Does schizophrenia begin in the womb? stem cell study says yes


Does schizophrenia begin in the womb? stem cell study says yes


It affects over 1.1% of the world's population and 3 million people in the US alone, yet the underlying causes of schizophrenia still largely elude scientists. Now, researchers from the Salk Institute in California have demonstrated that neurons from skin cells of patients with schizophrenia behave oddly in early stages of development, supporting the theory that schizophrenia begins in the womb.

The researchers, who published their results in the journal Molecular Psychiatry, say their findings could provide clues for how to detect and treat the disease early.

Schizophrenia is a chronic, severe mental disorder marked by disorders in thought processes, perceptions and emotions. Some symptoms include delusions, hallucinations, lack of desire to form social relationships and blunted emotions.

According to the study authors, the financial and emotional costs of the disease are quite high. In 2002 alone, Americans spent around $63 billion on treating and managing the condition, and 10% of those with schizophrenia commit suicide after being unable to cope with it.

In previous studies, investigators had only been able to study schizophrenia in the brains of deceased patients, but it was difficult to identify the origin of the disease, as age, stress, medication or drug abuse can alter or damage the patients' brains.

Prof. Fred H. Gage, professor of genetics from Salk, says:

"This study aims to investigate the earliest detectable changes in the brain that lead to schizophrenia. We were surprised at how early in the developmental process that defects in neural function could be detected."

Schizophrenia-inclined cells had poor migration and oxidative stress

By using stem cell technology, the researchers were able to study schizophrenia in a new way; they took skin cells from patients, induced the cells to revert back to an earlier stem cell form and then encouraged them to grow into neural progenitor cells (NPCs), which are early-stage neurons.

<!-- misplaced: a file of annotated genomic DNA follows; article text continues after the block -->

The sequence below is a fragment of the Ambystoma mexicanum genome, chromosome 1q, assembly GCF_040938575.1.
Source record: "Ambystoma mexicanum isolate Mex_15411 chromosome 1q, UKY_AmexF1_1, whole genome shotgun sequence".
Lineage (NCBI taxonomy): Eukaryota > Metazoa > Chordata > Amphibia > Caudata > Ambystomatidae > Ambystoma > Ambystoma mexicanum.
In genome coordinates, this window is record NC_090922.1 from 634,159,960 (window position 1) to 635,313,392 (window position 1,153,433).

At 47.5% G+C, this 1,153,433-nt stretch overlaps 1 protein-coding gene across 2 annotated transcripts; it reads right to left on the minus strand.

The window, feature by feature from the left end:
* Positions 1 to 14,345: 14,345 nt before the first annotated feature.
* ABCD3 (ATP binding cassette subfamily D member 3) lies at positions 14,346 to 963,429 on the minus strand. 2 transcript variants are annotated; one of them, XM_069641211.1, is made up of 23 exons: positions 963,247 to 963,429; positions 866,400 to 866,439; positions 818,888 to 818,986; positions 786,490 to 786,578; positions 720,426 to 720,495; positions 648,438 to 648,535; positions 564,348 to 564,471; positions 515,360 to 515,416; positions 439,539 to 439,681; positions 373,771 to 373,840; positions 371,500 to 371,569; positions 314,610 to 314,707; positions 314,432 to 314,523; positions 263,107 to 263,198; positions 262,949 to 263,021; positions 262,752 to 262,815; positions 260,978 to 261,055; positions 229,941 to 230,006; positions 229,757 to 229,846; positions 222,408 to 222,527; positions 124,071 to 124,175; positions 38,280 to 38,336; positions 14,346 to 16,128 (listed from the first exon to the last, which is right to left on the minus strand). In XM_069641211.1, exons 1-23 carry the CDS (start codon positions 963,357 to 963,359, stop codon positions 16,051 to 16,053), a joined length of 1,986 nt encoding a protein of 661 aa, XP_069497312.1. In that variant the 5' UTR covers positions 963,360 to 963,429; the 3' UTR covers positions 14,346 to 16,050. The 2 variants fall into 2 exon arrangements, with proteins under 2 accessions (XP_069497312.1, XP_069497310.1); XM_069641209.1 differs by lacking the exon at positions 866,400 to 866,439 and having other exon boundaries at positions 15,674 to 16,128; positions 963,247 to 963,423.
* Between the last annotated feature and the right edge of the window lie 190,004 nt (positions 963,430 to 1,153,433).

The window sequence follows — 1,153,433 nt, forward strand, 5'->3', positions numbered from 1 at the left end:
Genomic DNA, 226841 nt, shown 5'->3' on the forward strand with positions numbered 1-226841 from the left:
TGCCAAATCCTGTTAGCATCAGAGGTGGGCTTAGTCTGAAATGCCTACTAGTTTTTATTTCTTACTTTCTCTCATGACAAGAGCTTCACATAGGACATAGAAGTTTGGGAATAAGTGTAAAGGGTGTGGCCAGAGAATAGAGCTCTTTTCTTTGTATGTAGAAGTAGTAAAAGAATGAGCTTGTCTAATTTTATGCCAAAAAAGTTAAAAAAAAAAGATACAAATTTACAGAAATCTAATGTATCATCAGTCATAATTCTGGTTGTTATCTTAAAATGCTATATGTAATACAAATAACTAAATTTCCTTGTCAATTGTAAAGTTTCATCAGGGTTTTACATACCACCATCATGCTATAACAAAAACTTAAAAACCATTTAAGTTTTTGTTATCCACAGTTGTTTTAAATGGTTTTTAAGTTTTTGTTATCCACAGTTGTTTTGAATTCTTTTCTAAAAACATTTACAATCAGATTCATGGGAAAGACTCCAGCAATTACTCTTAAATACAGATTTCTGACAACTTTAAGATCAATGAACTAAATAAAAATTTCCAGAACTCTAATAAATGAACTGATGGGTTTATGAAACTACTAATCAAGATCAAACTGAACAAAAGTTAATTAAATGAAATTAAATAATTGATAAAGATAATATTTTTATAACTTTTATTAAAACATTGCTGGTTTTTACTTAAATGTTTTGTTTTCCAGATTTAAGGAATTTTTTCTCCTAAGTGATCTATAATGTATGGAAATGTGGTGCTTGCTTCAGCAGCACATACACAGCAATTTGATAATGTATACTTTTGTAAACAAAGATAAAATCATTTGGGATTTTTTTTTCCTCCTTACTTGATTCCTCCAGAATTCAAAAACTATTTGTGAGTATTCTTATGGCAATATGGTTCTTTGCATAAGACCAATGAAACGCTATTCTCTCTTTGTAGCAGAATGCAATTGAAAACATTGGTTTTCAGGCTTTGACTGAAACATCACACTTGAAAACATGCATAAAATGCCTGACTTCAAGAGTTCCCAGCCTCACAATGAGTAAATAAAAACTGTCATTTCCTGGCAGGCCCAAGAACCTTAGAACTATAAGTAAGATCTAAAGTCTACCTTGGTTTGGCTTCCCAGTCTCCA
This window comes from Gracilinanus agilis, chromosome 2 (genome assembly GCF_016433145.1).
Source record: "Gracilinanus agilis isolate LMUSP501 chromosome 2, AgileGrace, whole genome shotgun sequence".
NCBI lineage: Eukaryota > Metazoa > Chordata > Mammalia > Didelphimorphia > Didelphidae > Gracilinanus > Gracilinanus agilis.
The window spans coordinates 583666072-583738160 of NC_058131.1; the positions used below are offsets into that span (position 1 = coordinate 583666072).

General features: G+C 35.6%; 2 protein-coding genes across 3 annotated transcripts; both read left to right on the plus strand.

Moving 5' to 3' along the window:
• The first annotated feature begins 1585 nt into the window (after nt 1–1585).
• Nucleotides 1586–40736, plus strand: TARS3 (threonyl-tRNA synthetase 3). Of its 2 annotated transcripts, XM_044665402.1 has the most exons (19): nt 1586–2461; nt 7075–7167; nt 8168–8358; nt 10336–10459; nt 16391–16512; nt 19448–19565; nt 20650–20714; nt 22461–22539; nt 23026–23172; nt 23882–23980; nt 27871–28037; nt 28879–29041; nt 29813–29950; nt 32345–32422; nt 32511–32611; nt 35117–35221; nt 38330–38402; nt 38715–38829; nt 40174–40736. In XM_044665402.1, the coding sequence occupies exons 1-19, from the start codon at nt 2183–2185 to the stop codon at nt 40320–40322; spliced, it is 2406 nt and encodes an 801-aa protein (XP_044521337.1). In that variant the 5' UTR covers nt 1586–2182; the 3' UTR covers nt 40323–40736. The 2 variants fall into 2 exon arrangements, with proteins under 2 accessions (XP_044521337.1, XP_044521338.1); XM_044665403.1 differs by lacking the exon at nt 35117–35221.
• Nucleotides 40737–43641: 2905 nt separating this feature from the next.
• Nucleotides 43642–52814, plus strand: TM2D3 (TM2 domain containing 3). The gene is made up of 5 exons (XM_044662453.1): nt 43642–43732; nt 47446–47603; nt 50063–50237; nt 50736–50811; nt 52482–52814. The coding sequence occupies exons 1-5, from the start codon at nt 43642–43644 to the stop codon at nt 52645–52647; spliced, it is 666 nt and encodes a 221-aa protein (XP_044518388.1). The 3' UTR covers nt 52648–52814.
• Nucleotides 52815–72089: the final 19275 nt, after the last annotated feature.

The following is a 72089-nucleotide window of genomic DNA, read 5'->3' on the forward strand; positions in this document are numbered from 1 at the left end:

This image shows movement of patient-derived NPCs from a sphere of neurons. How far and how quickly the neurons move tells whether they may behave abnormally in the brain.

Image credit: Salk Institute for Biological Studies

The team explains that NPCs are similar to cells in a developing fetus' brain. In total, the investigators created NPCs from four patients with schizophrenia and six without the condition.

Next, they examined how far the cells moved and interacted with specific surfaces, and then they assessed cell stress by imaging mitochondria - the tiny organelles that generate cell energy.

Overall, the team observed that NPCs from people with schizophrenia differed significantly from those of people without the disease. In detail, cells from patients with schizophrenia exhibited strange activity in two classes of proteins, which are involved in adhesion and connectivity, and oxidative stress.

Additionally, the cells from people with schizophrenia had "aberrant migration," which the researchers say could result in poor connectivity later seen in the brain, and increased levels of oxidative stress, which can result in cell death.

Commenting on their findings, Kristen Brennand, first author and assistant professor at Icahn School of Medicine at Mount Sinai, says she and her team were surprised the neurons stayed in such an early development stage, adding:

We realized they weren't mature neurons but only as old as neurons in the first trimester. So we weren't studying schizophrenia but the things that go wrong a long time before patients actually get sick."

She and her team say their findings line up with a popular theory that occurrences during pregnancy can lead to schizophrenia, even though it does not appear until early adulthood.

Potential for diagnostic tests at early stages

The researchers say other studies have suggested that mothers who experience extreme stress, infections or malnutrition during pregnancy have a higher risk of having children with the condition, however, the reason for this is unknown.

Prof. Gage says their study "hints that there may be opportunities to create diagnostic tests for schizophrenia at an early stage."

When they studied the effects of antipsychotic medications - such as clozapine and loxapine - they found they did not improve migration in NPCs, and loxapine actually worsened migration.

Brennand says this was the opposite of what they expected. "Though in hindsight, using drugs that treat symptoms might not be helpful in trying to prevent the disease," she adds.

They conclude their study by noting that though their methods and findings could be used to pinpoint new cellular phenotypes of schizophrenia, they "caution that, because of our small sample size, these phenotypes may not generalize across all [schizophrenia] patients."

As such, they plan to increase their sample size in future studies in order to assess a wider range of patients.


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Section Issues On Medicine: Psychiatry